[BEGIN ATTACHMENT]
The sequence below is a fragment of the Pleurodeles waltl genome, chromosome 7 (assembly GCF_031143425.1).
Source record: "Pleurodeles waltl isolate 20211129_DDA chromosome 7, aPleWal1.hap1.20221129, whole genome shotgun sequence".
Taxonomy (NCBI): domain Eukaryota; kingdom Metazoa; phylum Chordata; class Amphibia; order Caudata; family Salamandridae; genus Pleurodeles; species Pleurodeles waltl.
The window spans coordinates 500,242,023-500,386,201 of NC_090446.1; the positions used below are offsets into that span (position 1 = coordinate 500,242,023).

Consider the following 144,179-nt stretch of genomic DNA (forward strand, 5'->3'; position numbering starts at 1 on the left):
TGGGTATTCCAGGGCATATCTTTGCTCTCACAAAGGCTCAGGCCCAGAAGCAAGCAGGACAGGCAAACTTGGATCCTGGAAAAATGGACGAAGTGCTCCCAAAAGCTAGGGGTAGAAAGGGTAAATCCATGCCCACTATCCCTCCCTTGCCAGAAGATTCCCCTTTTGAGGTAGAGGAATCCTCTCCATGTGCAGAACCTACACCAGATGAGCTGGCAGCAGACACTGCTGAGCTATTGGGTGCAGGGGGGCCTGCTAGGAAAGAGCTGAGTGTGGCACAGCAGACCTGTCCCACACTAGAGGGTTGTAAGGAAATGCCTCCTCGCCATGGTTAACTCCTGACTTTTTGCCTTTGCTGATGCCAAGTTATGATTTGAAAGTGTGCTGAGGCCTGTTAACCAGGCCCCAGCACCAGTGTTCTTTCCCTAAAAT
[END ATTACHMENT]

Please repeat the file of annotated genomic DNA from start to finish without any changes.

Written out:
The sequence below is a fragment of the Pleurodeles waltl genome, chromosome 7 (assembly GCF_031143425.1).
Source record: "Pleurodeles waltl isolate 20211129_DDA chromosome 7, aPleWal1.hap1.20221129, whole genome shotgun sequence".
Taxonomy (NCBI): domain Eukaryota; kingdom Metazoa; phylum Chordata; class Amphibia; order Caudata; family Salamandridae; genus Pleurodeles; species Pleurodeles waltl.
The window spans coordinates 500,242,023-500,386,201 of NC_090446.1; the positions used below are offsets into that span (position 1 = coordinate 500,242,023).

Consider the following 144,179-nt stretch of genomic DNA (forward strand, 5'->3'; position numbering starts at 1 on the left):
TGGGTATTCCAGGGCATATCTTTGCTCTCACAAAGGCTCAGGCCCAGAAGCAAGCAGGACAGGCAAACTTGGATCCTGGAAAAATGGACGAAGTGCTCCCAAAAGCTAGGGGTAGAAAGGGTAAATCCATGCCCACTATCCCTCCCTTGCCAGAAGATTCCCCTTTTGAGGTAGAGGAATCCTCTCCATGTGCAGAACCTACACCAGATGAGCTGGCAGCAGACACTGCTGAGCTATTGGGTGCAGGGGGGCCTGCTAGGAAAGAGCTGAGTGTGGCACAGCAGACCTGTCCCACACTAGAGGGTTGTAAGGAAATGCCTCCTCGCCATGGTTAACTCCTGACTTTTTGCCTTTGCTGATGCCAAGTTATGATTTGAAAGTGTGCTGAGGCCTGTTAACCAGGCCCCAGCACCAGTGTTCTTTCCCTAAAAT